What you need to know about reasonable accommodations

All employees in the workplace have the right to enjoy equal employment opportunities. Therefore, if you’re a disabled worker, then you should receive reasonable accommodations to allow you to adequately navigate every step of the employment process.

But what, exactly, does that look like? It usually takes the form of a reasonable accommodation.

Defining “reasonable accommodation”

Before you know how to navigate a reasonable accommodation request, you have to understand what a reasonable accommodation actually entails. Generally speaking, a reasonable accommodation is any modification in the employment process, whether it pertains to hiring or actually carrying out job duties that allow you to perform the essential functions of the job.

For example, an individual who uses a wheelchair may need an accommodation to be able to access key areas of the business’s property, while someone who is blind may need an accommodation to be able to properly read relevant business documents.

When is an accommodation reasonable?

An accommodation is reasonable so long as it doesn’t create an undue hardship on the employer. What, then, constitutes an undue hardship? This determination requires an analysis of the request in question in addition to the employer’s resources.

If the accommodation is excessively costly, then it may be found to impose an undue hardship.

Additionally, if your accommodation negatively impacts essential business operations, then a court may deem the request to be unreasonable.

Making your reasonable accommodation request

If you have a disability that you think requires an accommodation, then you need to bring that to your employer’s attention. It’s best to make this request in writing so that your employer can’t later say that they were unaware of it.

Once your request is received your employer will consider it and subsequently grant or deny the request.

What should you do if your request is denied?

If your request is denied, then you might want to try to negotiate with your employer to see if there’s a way to secure the accommodation that you need but at a reduced cost. This may include paying for part of the accommodation yourself or finding outside funding to assist.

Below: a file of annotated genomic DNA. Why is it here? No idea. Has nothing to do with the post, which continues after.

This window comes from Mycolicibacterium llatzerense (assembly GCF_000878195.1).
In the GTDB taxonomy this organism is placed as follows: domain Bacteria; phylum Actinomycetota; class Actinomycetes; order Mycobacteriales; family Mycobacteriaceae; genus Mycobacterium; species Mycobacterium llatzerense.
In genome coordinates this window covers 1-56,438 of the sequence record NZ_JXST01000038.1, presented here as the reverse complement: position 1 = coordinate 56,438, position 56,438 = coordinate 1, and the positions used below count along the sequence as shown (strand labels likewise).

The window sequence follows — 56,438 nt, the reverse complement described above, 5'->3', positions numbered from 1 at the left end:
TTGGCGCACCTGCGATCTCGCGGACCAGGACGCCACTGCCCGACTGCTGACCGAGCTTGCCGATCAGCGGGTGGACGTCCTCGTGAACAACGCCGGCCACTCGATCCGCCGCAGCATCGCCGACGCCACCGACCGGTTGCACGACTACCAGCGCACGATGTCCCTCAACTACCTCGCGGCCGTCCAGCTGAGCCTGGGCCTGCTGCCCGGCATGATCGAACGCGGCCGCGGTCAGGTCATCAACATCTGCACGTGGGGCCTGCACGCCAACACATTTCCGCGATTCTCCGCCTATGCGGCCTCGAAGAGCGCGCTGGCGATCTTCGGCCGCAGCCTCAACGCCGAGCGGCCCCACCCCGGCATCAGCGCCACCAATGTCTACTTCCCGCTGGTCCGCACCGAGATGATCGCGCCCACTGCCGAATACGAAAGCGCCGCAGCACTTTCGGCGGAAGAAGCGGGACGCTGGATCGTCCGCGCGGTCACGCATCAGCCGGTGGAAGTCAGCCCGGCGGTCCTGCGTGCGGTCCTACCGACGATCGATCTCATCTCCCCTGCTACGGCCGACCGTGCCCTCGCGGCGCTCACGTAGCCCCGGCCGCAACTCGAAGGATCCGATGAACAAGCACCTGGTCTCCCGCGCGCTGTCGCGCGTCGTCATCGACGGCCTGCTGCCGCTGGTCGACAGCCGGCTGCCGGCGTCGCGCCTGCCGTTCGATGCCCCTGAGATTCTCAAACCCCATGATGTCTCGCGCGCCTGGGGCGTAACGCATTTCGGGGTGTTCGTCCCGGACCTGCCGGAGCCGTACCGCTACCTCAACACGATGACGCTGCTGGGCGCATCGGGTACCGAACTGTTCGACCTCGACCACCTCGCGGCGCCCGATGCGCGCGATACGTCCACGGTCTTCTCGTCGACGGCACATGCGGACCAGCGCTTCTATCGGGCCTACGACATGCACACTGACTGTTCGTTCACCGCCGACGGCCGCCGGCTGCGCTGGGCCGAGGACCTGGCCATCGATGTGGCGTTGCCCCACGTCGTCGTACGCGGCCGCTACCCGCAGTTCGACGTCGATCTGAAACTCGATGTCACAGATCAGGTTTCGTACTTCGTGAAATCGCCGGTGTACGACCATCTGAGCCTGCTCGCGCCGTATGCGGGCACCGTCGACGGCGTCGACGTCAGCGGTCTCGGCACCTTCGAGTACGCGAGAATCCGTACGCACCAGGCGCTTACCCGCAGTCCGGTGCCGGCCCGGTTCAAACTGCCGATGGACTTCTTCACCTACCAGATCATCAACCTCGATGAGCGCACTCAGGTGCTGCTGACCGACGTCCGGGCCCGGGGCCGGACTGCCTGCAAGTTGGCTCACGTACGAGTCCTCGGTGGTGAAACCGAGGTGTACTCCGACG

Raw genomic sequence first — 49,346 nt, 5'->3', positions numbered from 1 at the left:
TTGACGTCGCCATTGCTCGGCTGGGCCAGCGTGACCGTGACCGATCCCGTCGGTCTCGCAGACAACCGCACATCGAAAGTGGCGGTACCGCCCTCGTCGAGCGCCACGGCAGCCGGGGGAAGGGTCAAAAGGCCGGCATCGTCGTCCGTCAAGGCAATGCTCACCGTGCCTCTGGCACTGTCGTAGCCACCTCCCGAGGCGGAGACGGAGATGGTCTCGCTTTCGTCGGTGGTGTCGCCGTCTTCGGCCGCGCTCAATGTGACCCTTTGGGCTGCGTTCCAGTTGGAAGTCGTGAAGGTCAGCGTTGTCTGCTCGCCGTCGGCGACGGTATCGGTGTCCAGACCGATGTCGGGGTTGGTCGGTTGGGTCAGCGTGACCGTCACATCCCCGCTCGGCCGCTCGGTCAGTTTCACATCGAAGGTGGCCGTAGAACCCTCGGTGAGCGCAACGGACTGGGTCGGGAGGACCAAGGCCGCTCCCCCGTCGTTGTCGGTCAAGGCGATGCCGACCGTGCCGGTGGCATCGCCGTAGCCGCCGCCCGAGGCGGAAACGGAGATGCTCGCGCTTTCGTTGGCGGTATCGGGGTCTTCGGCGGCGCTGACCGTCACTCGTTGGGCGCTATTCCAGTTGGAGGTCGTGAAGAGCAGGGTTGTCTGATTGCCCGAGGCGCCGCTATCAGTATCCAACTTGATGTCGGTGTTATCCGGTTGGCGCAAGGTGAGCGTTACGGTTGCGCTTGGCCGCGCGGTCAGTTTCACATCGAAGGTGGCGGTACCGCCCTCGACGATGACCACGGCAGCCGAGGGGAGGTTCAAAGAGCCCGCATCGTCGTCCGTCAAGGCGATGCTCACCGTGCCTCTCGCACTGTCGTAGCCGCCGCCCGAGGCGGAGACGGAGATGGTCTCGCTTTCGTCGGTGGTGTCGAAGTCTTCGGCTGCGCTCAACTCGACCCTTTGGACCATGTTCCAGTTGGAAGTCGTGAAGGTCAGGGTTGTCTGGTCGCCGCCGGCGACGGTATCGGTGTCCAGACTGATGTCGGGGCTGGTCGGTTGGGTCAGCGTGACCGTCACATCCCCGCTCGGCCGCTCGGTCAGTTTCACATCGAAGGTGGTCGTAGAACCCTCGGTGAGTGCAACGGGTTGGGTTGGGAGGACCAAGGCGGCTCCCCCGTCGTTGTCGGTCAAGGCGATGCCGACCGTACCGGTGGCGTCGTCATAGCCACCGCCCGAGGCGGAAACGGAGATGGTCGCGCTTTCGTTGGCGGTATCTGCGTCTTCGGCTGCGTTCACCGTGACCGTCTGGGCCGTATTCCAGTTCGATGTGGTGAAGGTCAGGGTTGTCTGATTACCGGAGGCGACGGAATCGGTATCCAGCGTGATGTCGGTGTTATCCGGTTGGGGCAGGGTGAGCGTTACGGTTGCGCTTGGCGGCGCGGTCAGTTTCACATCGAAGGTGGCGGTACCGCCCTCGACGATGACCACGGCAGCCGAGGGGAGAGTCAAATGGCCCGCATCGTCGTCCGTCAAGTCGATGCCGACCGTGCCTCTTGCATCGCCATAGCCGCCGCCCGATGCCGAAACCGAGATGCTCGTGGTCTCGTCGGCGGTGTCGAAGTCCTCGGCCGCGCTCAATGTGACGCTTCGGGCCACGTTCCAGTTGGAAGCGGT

You might also be able to find an alternate accommodation that is sufficient for your needs. Either way, before you consider taking legal action, you should exhaust your options and give your employer the opportunity to reach a fair and favorable resolution.

What if you can’t find an agreement?

If you’ve tried your best to secure a reasonable accommodation but have still been denied, then you may have been discriminated against by your employer. In those circumstances, you might be justified in taking legal action.

By filing a discrimination claim, you may be able to recover compensation for the harm that was caused to you, especially if you had to leave your job or forego a career opportunity on account of your employer’s refusal to provide a reasonable accommodation.

Just remember, as you ready yourself to pursue one of these claims, you’ll need evidence to support your position. Therefore, you should plan to retain all communications that you have with your employer and seek out information pertaining to its ability to pay for your requested accommodation.

Also, keep track of how the denied accommodation has led to economic and non-economic harm.

You may need a legal ally on your side

You should be treated fairly in the workplace. When you’re denied that opportunity, then you need to consider legal action. An attorney who knows how to handle these sorts of cases can give you the advocacy that you need to strengthen your chances of holding your employer accountable and recovering your losses.

So, if you’re interested in learning more about what a legal advocate can do for you, then you might want to consider reaching out to a legal team that is well-versed in employment law cases.